Swans, Filth / Body to Body, Job to Job

Philip Sherburne

By Philip Sherburne

on 11.27.11 in Reviews

Swans came out of the same Lower East Side cauldron that birthed No Wave, but the band’s negativism was more complicated. In place of No Wave’s arty abstraction and arch intellectualism, Swans favored brute physicality and visceral, blood-and-guts essence: pounding repetition, savage tunelessness, feedback bubbling like lava, or bile. As Michael Gira told the East Village Eye in 1983, “The best rock ‘n’ roll for me is like a big enema…Our music should be as physical and unavoidable as possible…I like anything that seems to nullify the sense of being…or nullify consciousness.”

The locus horribilis of the entire Swans project

To that end, lyrics that might have come off as sloganeering in the hands of another singer became more like mantras, turning power dynamics into something sublime, a kind of transubstantiation in violence. Gira’s lyrics flipped seamlessly between abuser and abused, master and slave – “Big strong boss/ Break my back/ Blood runs black/ Cut my throat/ Kill me snake/ Do what I say/ You’re the boss” – while Harry Crosby’s bass bulged like the neck veins on the cop who’s about to beat you with his nightstick, and Norman Westberg’s guitar and Roli Mosimann’s drums exploded with the force of a migraine.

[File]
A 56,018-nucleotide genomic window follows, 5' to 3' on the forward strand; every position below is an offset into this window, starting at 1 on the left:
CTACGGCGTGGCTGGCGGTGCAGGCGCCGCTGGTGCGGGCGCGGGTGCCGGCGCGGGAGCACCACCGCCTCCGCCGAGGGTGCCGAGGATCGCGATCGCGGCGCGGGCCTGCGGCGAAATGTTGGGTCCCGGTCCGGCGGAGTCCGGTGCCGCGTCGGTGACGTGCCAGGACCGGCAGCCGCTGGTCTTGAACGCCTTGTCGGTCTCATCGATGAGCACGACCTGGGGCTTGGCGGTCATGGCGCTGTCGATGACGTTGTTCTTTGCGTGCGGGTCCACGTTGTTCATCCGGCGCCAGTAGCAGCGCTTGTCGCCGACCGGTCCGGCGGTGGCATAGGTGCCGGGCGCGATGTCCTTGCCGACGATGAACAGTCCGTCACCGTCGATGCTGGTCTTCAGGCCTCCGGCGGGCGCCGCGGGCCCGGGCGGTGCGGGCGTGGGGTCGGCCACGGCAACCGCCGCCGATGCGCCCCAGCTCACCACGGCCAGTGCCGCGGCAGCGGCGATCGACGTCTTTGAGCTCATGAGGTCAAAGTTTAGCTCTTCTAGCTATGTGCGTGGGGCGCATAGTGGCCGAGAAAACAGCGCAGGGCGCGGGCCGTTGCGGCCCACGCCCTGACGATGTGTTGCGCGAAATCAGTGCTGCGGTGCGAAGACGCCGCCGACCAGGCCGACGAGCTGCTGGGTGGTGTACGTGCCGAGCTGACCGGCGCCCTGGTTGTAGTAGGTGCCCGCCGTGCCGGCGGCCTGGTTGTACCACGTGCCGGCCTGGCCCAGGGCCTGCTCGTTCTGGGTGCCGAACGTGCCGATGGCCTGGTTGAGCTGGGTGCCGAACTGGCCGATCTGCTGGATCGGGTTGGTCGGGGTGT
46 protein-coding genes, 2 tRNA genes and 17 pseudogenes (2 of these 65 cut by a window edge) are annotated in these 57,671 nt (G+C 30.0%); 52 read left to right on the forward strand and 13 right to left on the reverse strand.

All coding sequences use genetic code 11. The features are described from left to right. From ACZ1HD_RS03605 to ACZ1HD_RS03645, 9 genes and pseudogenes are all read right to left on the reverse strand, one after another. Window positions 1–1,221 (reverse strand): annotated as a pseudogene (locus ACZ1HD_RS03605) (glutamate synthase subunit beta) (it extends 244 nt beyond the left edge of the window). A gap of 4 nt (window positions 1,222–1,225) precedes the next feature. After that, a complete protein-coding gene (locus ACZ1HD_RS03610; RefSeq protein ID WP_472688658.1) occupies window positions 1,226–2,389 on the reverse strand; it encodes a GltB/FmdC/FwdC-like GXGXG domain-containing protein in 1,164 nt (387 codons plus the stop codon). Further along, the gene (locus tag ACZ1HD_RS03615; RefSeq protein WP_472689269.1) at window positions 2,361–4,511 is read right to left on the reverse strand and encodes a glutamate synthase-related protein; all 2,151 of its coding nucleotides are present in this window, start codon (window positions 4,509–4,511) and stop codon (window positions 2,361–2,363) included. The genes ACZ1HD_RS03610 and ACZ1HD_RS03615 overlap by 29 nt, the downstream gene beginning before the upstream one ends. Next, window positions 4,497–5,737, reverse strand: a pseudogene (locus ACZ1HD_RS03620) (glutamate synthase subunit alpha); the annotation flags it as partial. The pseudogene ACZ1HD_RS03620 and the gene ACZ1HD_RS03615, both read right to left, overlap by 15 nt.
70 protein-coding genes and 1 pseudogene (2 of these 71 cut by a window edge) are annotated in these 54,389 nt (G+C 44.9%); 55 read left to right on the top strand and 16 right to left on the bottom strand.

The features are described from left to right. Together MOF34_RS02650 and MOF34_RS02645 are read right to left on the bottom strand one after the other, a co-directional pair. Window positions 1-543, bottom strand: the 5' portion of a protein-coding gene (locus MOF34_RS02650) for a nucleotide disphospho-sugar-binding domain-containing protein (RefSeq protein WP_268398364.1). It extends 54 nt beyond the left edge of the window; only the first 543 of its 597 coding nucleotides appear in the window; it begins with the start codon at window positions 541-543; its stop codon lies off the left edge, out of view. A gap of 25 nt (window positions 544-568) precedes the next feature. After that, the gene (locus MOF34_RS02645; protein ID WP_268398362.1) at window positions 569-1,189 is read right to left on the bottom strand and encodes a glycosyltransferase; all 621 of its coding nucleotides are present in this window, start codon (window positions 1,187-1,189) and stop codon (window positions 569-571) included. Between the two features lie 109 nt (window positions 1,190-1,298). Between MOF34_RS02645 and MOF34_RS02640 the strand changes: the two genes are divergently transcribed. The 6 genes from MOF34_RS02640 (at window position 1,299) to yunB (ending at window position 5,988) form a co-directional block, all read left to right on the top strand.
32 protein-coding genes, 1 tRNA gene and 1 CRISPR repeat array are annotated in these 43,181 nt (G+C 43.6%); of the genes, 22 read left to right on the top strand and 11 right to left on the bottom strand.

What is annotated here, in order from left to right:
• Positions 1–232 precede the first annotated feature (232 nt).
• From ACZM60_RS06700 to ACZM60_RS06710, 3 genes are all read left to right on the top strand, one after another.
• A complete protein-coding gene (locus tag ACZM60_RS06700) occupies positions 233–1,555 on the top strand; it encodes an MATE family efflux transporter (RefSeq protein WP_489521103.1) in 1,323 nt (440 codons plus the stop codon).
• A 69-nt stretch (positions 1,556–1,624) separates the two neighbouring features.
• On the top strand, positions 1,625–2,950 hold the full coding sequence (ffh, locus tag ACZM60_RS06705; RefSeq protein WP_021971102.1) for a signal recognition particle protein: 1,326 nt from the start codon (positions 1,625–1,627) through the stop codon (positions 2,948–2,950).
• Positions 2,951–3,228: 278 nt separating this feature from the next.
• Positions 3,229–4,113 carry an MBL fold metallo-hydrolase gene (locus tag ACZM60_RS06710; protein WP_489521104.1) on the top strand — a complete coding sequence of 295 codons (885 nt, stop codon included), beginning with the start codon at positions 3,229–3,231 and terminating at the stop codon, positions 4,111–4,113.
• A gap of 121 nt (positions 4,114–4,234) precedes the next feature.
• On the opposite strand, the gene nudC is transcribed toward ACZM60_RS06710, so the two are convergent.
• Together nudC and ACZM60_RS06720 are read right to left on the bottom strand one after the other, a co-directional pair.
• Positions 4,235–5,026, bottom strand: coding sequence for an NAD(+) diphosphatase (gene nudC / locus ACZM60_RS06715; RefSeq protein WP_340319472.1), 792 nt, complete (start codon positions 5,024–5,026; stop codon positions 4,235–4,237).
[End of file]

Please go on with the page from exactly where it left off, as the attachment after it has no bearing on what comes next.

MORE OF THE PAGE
Filth / Body To Body, Job to Job


But the band’s multifarious refusal also extended to the formalist Puritanism of American hardcore, with its distrust of any kind of artifice; subtle tape effects accentuated the alien qualities of the band’s profoundly un-musical sound. And where hardcore bent double into the wind, Swans slowed down, showing that a dirge-like stomp could be even more powerful than hardcore’s breakneck pace – stranger, uglier, even more messed up.

Released in 2000, this double-CD edition combines the band’s debut LP, 1983′s Filth, with 1991′s Body to Body, Job to Job, “a collection of 16-track recordings, previously unavailable 24 track studio recordings, live cassette recordings, and sound loops from the years 1982-1985″; it’s rounded out with 24 minutes of a live performance from the Kitchen. Taken together, it’s the locus horribilis of the entire Swans project.